Stories by David Parker Brown

EDITOR-IN-CHIEF & FOUNDER - SEATTLE, WA. David has written, consulted, and presented on multiple topics relating to airlines and travel since 2008. He has been quoted and written for a number of news organizations, including BBC, CNN, NBC News, Bloomberg, and others. He is passionate about sharing the complexities, the benefits, and the fun stuff of the airline business. Email me: [email protected]

http://www.airlinereporter.com
An old Boeing 757 fuselage mock-up, trucked in from Moses Lake, Wash., was placed between runways for the drill.

What do you get when you combine writing about airline travel since 2008, with a few decades of being a sarcastic chap? Unsolicited Travel Advice from David (the Editor-in-Chief of this dog and pony show) — that’s what! There are way too many travel-related click-bait stories out there that give you boring and questionable information from “experts”. This series will be different — I will give you entertaining, possibly less questionable information, while not caring about any sort of clicks or bait. Let me set the mood. Imagine that you and I are hanging out, when we have just hit upon an interesting airline/travel topic (safest airline seats) and I am fired up and ready to spew my thoughts and opinions. When I wrap up, I am hoping that you won’t just awkwardly stare at me, but instead continue the conversation in the comments. Let’s do this…

Series Post #1: WHERE IS THE SAFEST PLACE TO SIT ON THE PLANE?

This question always gets me riled up. If you don’t want to read this whole story, let me save you the time: It does not matter what airline seat you choose. It really, really does not matter. But that doesn’t stop so many others from telling you that a wrong choice in seat could cost you your life! (dun dun DUNNN)

The anecdotal thoughts on the topic are my favorite. “First class is safest, since the airline wants to save the rich.” Interesting…I have heard the opposite as well. “Sit over the wings, that’s the strongest part of the plane.” Of course there are huge fuel tanks located there too. “Sit in back, so you’ll be last to hit the ground, and just jump right before impact.” No joke, someone suggested that once to me and my dad, who happens to not only a pilot, but also a physicist. He was super nice about it, but it was fun conversation.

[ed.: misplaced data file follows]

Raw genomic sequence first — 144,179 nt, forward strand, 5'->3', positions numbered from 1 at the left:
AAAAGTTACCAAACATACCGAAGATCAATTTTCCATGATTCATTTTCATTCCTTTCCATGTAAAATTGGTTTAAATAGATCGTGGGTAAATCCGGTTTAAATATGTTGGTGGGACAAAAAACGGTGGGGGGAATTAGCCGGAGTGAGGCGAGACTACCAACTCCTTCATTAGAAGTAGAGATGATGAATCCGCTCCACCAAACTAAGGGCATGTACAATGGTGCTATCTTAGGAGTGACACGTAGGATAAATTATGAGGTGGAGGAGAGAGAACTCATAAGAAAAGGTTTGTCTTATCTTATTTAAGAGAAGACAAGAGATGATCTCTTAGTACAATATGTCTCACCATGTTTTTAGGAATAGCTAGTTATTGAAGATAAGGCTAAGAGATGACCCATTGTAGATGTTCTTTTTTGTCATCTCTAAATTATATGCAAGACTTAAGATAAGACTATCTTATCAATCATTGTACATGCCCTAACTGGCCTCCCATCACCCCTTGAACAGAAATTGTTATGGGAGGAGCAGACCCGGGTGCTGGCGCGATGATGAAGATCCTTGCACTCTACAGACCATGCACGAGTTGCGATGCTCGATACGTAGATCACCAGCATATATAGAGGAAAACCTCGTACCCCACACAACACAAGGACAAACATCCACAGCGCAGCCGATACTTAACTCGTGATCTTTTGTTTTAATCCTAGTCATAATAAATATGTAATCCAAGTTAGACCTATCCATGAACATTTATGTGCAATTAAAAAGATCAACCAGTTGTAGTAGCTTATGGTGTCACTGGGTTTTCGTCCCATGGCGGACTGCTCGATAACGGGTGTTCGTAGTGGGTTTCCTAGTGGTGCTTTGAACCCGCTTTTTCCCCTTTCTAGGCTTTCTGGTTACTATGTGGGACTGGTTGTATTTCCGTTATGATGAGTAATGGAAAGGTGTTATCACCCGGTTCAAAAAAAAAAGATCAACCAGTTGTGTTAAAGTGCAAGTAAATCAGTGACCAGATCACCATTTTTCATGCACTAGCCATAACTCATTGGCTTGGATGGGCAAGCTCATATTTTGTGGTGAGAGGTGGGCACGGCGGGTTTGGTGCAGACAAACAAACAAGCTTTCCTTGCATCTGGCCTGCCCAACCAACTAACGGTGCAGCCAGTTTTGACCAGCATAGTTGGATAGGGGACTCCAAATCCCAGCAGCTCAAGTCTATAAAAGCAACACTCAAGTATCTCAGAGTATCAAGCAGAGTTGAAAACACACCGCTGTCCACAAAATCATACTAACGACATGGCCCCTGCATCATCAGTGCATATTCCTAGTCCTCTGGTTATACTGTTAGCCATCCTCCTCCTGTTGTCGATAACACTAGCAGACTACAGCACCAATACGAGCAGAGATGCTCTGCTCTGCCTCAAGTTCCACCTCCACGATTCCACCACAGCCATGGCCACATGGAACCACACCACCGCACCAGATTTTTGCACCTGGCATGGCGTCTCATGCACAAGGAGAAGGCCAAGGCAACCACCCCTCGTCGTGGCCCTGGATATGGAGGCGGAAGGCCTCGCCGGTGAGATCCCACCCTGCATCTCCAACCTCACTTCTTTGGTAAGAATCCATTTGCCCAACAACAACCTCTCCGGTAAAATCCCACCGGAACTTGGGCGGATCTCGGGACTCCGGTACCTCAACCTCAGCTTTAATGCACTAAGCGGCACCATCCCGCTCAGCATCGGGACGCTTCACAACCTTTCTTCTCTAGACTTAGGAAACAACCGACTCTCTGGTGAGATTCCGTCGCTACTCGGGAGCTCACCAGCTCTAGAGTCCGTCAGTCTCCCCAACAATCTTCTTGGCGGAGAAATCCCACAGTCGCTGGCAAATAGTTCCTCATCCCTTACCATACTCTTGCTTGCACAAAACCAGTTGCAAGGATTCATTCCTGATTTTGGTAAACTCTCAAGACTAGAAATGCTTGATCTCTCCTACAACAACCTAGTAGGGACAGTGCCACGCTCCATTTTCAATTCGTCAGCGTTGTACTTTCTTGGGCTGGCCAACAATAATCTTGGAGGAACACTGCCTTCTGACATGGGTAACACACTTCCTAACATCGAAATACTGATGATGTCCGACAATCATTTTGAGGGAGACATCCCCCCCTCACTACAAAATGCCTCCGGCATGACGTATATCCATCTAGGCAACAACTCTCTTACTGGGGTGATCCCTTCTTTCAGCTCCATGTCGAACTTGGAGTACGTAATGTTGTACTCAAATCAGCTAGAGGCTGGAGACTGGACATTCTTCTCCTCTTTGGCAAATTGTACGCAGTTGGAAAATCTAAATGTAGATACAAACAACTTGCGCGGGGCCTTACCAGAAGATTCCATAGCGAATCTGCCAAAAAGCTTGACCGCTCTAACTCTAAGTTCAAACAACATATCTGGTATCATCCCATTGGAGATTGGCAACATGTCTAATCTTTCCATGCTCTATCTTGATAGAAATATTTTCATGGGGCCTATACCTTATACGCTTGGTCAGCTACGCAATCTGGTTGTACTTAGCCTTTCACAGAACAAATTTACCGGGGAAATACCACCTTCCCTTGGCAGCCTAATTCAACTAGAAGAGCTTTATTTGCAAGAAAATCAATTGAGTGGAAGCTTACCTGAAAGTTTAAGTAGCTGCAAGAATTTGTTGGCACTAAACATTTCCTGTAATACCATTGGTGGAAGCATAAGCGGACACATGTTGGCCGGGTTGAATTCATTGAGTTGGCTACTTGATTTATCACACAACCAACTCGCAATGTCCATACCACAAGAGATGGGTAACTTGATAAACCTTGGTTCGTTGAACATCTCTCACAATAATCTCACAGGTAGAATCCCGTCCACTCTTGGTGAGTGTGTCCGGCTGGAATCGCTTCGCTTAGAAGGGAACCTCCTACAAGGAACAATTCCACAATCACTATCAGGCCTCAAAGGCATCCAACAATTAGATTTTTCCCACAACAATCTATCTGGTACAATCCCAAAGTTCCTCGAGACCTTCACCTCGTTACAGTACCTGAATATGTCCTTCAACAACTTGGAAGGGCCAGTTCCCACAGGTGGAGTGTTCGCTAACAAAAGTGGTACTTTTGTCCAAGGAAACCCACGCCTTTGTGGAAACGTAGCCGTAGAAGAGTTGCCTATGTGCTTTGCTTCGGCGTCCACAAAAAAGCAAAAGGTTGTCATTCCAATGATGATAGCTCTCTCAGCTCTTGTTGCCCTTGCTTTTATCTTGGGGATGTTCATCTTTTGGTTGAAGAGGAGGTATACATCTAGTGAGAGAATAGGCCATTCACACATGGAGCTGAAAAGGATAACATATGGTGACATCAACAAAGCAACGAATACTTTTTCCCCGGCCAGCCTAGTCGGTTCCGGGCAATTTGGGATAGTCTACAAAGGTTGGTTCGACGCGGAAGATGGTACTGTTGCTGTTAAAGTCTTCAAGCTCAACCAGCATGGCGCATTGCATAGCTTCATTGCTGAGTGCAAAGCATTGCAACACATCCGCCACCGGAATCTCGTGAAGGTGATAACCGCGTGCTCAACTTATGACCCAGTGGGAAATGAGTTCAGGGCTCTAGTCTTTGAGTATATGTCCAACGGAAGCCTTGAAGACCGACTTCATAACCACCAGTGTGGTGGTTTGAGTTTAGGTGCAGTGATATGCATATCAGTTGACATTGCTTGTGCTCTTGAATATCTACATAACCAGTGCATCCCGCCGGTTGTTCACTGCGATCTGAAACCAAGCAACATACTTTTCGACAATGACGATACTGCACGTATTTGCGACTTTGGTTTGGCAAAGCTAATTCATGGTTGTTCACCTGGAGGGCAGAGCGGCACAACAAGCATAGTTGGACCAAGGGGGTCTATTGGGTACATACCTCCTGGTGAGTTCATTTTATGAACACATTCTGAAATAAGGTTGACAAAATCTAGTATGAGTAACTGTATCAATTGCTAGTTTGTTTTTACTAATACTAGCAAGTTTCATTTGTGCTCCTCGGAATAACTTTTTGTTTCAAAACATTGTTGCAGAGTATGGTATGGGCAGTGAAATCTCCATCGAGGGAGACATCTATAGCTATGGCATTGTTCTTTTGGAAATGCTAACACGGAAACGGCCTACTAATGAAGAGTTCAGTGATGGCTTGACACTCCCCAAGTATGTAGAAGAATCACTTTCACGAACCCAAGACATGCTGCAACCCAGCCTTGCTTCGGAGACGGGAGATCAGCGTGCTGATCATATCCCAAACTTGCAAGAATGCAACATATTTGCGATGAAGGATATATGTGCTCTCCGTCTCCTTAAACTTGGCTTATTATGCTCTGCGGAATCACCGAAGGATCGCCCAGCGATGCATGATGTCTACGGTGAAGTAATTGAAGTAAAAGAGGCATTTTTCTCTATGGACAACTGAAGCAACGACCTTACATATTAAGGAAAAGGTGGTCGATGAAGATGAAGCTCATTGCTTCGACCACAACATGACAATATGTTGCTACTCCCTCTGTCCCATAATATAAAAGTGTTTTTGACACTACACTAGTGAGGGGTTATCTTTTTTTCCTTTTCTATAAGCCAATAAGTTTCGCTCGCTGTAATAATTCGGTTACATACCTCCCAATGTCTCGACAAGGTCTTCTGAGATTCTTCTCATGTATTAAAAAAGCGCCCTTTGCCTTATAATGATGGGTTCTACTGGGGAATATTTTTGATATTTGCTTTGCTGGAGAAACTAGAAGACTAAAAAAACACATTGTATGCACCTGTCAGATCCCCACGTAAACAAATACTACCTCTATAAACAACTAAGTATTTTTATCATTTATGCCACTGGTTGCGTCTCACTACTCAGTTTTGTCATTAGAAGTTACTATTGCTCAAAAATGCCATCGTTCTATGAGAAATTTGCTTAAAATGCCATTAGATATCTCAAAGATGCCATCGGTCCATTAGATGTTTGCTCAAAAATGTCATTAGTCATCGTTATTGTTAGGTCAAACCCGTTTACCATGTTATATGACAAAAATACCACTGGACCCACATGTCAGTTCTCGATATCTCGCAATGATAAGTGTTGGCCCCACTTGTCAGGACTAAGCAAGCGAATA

Anyhow, I wanted to find some actual data that people were using for their conclusions, and what better place to look than the internet? I found a few sites that had some good ol’ fashion data (just the way I like it). However, was this going to be good data (like Data) or bad data (like Lore)? [any Trekkies out there? If not, don’t worry, the Data/Lore joke isn’t that great anyhow]

Keep reading, because what I found will shock you to your core!!! (not really, I am just trying some of the “click bait” stuff, but keep reading, I think my best stuff is yet to come)

My gate at FLL gave amazing views of my Alaska Airbus A321.... not!

“What the heck is a diagcon look of an Alaska Airlines A321 first class product?” Don’t worry, I will get to that.

I had no expectation that I was going to write this review. I recently flew down to Fort Lauderdale (FLL) to hang out with Embraer and they were nice enough to put me in first class. When I was preparing for my flight home (I flew on Delta to FLL), I saw it was on an Alaska Airlines Airbus A321. Sweet. I knew that I would either be flying on one of Virgin America’s old birds with their first class product, or Alaska’s new product — win/win. I did my thing and looked up the registration number, found the delivery date of the aircraft, and determined that I was going to be trying out the new product. Heck yea.

The good news and bad news is I just had a really long day, got very little sleep previously, and had just flown across the country the day before. That is bad since I wasn’t really prepared to do this review, but good since what better time to test out a product when you aren’t feeling 100%?

Previously, I had the chance to fly down to SFO to preview Alaska Airlines’ new first class product on their Airbus A321s. I was only able to sit down in a first class seats for a short amount of time, and obviously media flights like that don’t give you a real experience of how the product compares. Know what does? A six-hour flight from Fort Lauderdale (FLL) to Seattle (SEA), that’s what! And looky there, I just recently did flew that diagcon flight.

My cat Harley, after landing an EA-6B on an aircraft carrier

My apologies. My subject might be a bit misleading. Or maybe totally misleading. One might even call it a fib. Well mostly a fib. I do have a cat. His name is Harley, but goes by #A380CAT. Although he might tell you otherwise, he has never flown or landed a plane… he mostly just eats and sleeps.

I do have “some actual legit stuff”, which is really a yearly review. Yes, yes, everyone does a yearly review this time of year, and every year I start to get annoyed after seeing about 100 different versions or so.  Then I become a hypocrite and write one for AirlineReporter. I figure since I am going to look at the yearly data anyhow, why not share? But I figured if I added some crazy cat stuff to the story, maybe it would make it more interesting. Keep on reading to see our year end stats and also more of my cute kitty cat! Here we go…